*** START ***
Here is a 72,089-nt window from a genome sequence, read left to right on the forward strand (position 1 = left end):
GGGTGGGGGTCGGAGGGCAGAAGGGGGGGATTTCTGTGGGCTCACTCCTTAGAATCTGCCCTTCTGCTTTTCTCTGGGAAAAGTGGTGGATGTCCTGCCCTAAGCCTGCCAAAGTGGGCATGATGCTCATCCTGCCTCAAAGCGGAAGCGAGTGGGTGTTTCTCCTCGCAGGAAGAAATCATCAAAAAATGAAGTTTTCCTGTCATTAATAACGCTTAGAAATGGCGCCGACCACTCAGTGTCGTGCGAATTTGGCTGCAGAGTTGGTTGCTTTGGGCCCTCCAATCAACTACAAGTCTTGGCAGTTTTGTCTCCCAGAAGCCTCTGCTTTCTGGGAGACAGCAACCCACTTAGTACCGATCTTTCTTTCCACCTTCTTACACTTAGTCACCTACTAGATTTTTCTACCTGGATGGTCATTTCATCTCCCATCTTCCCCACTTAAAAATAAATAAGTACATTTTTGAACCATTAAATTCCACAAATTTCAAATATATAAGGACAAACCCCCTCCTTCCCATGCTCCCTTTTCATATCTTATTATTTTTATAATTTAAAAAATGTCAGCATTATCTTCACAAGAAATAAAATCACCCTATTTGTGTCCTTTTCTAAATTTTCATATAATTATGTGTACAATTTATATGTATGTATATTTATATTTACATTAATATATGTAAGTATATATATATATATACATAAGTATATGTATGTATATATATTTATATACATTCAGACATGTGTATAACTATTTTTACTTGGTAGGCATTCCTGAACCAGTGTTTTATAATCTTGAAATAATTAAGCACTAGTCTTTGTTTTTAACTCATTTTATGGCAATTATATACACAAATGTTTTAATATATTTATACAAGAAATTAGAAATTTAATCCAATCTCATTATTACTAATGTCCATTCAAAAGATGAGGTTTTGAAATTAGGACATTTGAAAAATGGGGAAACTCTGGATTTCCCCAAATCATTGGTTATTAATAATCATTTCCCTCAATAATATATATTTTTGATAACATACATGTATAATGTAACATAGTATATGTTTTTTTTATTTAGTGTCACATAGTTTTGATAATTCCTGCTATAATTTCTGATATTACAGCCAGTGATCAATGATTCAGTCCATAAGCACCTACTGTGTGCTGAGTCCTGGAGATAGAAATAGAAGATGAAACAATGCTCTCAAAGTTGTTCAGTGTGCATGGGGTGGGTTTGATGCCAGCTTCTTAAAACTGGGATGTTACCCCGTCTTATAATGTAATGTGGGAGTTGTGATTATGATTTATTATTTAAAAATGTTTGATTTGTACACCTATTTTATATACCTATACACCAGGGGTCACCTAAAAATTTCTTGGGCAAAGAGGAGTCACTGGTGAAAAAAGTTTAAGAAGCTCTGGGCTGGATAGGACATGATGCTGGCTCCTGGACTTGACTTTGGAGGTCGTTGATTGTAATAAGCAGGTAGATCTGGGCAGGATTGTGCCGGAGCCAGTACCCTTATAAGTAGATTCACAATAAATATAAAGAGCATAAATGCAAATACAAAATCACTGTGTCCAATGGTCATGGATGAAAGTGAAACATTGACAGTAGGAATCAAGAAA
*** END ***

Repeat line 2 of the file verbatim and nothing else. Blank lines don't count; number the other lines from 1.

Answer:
GGGTGGGGGTCGGAGGGCAGAAGGGGGGGATTTCTGTGGGCTCACTCCTTAGAATCTGCCCTTCTGCTTTTCTCTGGGAAAAGTGGTGGATGTCCTGCCCTAAGCCTGCCAAAGTGGGCATGATGCTCATCCTGCCTCAAAGCGGAAGCGAGTGGGTGTTTCTCCTCGCAGGAAGAAATCATCAAAAAATGAAGTTTTCCTGTCATTAATAACGCTTAGAAATGGCGCCGACCACTCAGTGTCGTGCGAATTTGGCTGCAGAGTTGGTTGCTTTGGGCCCTCCAATCAACTACAAGTCTTGGCAGTTTTGTCTCCCAGAAGCCTCTGCTTTCTGGGAGACAGCAACCCACTTAGTACCGATCTTTCTTTCCACCTTCTTACACTTAGTCACCTACTAGATTTTTCTACCTGGATGGTCATTTCATCTCCCATCTTCCCCACTTAAAAATAAATAAGTACATTTTTGAACCATTAAATTCCACAAATTTCAAATATATAAGGACAAACCCCCTCCTTCCCATGCTCCCTTTTCATATCTTATTATTTTTATAATTTAAAAAATGTCAGCATTATCTTCACAAGAAATAAAATCACCCTATTTGTGTCCTTTTCTAAATTTTCATATAATTATGTGTACAATTTATATGTATGTATATTTATATTTACATTAATATATGTAAGTATATATATATATATACATAAGTATATGTATGTATATATATTTATATACATTCAGACATGTGTATAACTATTTTTACTTGGTAGGCATTCCTGAACCAGTGTTTTATAATCTTGAAATAATTAAGCACTAGTCTTTGTTTTTAACTCATTTTATGGCAATTATATACACAAATGTTTTAATATATTTATACAAGAAATTAGAAATTTAATCCAATCTCATTATTACTAATGTCCATTCAAAAGATGAGGTTTTGAAATTAGGACATTTGAAAAATGGGGAAACTCTGGATTTCCCCAAATCATTGGTTATTAATAATCATTTCCCTCAATAATATATATTTTTGATAACATACATGTATAATGTAACATAGTATATGTTTTTTTTATTTAGTGTCACATAGTTTTGATAATTCCTGCTATAATTTCTGATATTACAGCCAGTGATCAATGATTCAGTCCATAAGCACCTACTGTGTGCTGAGTCCTGGAGATAGAAATAGAAGATGAAACAATGCTCTCAAAGTTGTTCAGTGTGCATGGGGTGGGTTTGATGCCAGCTTCTTAAAACTGGGATGTTACCCCGTCTTATAATGTAATGTGGGAGTTGTGATTATGATTTATTATTTAAAAATGTTTGATTTGTACACCTATTTTATATACCTATACACCAGGGGTCACCTAAAAATTTCTTGGGCAAAGAGGAGTCACTGGTGAAAAAAGTTTAAGAAGCTCTGGGCTGGATAGGACATGATGCTGGCTCCTGGACTTGACTTTGGAGGTCGTTGATTGTAATAAGCAGGTAGATCTGGGCAGGATTGTGCCGGAGCCAGTACCCTTATAAGTAGATTCACAATAAATATAAAGAGCATAAATGCAAATACAAAATCACTGTGTCCAATGGTCATGGATGAAAGTGAAACATTGACAGTAGGAATCAAGAAA